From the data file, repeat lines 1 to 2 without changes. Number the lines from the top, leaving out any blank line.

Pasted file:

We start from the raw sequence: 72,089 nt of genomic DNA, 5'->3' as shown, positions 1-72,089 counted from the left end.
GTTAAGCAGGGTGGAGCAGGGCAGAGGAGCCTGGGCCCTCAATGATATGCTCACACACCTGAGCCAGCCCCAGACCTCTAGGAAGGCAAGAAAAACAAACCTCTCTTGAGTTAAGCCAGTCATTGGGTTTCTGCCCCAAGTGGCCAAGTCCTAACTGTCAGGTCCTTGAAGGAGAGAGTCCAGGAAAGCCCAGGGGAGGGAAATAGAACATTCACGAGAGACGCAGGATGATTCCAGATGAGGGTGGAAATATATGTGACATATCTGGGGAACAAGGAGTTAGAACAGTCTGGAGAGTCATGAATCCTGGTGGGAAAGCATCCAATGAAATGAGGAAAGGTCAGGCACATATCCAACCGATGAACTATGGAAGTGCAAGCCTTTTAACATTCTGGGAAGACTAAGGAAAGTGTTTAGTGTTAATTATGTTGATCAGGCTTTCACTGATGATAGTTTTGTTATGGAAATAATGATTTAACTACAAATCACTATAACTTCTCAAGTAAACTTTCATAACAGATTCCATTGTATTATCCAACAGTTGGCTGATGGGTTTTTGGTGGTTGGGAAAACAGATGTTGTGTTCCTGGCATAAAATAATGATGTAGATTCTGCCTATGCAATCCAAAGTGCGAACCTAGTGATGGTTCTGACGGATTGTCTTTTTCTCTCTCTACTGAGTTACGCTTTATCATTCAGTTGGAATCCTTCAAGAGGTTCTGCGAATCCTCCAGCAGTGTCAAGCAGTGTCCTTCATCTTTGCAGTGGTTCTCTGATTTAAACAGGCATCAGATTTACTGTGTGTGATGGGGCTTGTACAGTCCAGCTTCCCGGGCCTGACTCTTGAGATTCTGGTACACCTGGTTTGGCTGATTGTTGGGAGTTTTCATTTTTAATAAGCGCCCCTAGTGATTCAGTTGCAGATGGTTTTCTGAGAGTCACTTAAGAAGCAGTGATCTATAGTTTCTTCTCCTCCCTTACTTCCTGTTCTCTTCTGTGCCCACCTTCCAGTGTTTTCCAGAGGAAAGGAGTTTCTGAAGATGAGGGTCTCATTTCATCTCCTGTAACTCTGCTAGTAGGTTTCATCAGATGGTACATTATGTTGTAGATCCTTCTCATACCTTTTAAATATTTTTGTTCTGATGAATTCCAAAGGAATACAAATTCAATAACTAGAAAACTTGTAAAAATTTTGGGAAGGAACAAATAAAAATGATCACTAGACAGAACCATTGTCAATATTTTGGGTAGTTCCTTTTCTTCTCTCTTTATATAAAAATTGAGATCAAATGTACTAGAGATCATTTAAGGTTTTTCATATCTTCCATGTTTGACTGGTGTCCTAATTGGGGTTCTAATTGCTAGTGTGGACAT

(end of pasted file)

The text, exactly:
We start from the raw sequence: 72,089 nt of genomic DNA, 5'->3' as shown, positions 1-72,089 counted from the left end.
GTTAAGCAGGGTGGAGCAGGGCAGAGGAGCCTGGGCCCTCAATGATATGCTCACACACCTGAGCCAGCCCCAGACCTCTAGGAAGGCAAGAAAAACAAACCTCTCTTGAGTTAAGCCAGTCATTGGGTTTCTGCCCCAAGTGGCCAAGTCCTAACTGTCAGGTCCTTGAAGGAGAGAGTCCAGGAAAGCCCAGGGGAGGGAAATAGAACATTCACGAGAGACGCAGGATGATTCCAGATGAGGGTGGAAATATATGTGACATATCTGGGGAACAAGGAGTTAGAACAGTCTGGAGAGTCATGAATCCTGGTGGGAAAGCATCCAATGAAATGAGGAAAGGTCAGGCACATATCCAACCGATGAACTATGGAAGTGCAAGCCTTTTAACATTCTGGGAAGACTAAGGAAAGTGTTTAGTGTTAATTATGTTGATCAGGCTTTCACTGATGATAGTTTTGTTATGGAAATAATGATTTAACTACAAATCACTATAACTTCTCAAGTAAACTTTCATAACAGATTCCATTGTATTATCCAACAGTTGGCTGATGGGTTTTTGGTGGTTGGGAAAACAGATGTTGTGTTCCTGGCATAAAATAATGATGTAGATTCTGCCTATGCAATCCAAAGTGCGAACCTAGTGATGGTTCTGACGGATTGTCTTTTTCTCTCTCTACTGAGTTACGCTTTATCATTCAGTTGGAATCCTTCAAGAGGTTCTGCGAATCCTCCAGCAGTGTCAAGCAGTGTCCTTCATCTTTGCAGTGGTTCTCTGATTTAAACAGGCATCAGATTTACTGTGTGTGATGGGGCTTGTACAGTCCAGCTTCCCGGGCCTGACTCTTGAGATTCTGGTACACCTGGTTTGGCTGATTGTTGGGAGTTTTCATTTTTAATAAGCGCCCCTAGTGATTCAGTTGCAGATGGTTTTCTGAGAGTCACTTAAGAAGCAGTGATCTATAGTTTCTTCTCCTCCCTTACTTCCTGTTCTCTTCTGTGCCCACCTTCCAGTGTTTTCCAGAGGAAAGGAGTTTCTGAAGATGAGGGTCTCATTTCATCTCCTGTAACTCTGCTAGTAGGTTTCATCAGATGGTACATTATGTTGTAGATCCTTCTCATACCTTTTAAATATTTTTGTTCTGATGAATTCCAAAGGAATACAAATTCAATAACTAGAAAACTTGTAAAAATTTTGGGAAGGAACAAATAAAAATGATCACTAGACAGAACCATTGTCAATATTTTGGGTAGTTCCTTTTCTTCTCTCTTTATATAAAAATTGAGATCAAATGTACTAGAGATCATTTAAGGTTTTTCATATCTTCCATGTTTGACTGGTGTCCTAATTGGGGTTCTAATTGCTAGTGTGGACAT